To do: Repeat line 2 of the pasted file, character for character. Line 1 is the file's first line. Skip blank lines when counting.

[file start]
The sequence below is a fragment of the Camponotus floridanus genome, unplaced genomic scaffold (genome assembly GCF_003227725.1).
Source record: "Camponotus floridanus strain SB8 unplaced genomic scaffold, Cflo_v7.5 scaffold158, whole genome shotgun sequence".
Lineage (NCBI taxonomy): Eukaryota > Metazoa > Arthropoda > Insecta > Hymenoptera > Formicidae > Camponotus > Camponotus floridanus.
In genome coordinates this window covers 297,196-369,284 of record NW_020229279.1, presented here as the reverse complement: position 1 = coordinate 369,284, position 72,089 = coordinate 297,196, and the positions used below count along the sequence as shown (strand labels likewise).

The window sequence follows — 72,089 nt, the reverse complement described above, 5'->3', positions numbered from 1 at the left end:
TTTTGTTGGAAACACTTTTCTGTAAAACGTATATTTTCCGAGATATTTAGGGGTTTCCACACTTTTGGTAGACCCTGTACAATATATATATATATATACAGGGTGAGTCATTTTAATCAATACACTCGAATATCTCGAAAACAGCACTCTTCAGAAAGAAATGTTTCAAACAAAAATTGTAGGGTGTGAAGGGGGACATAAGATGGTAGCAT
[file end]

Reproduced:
Source record: "Camponotus floridanus strain SB8 unplaced genomic scaffold, Cflo_v7.5 scaffold158, whole genome shotgun sequence".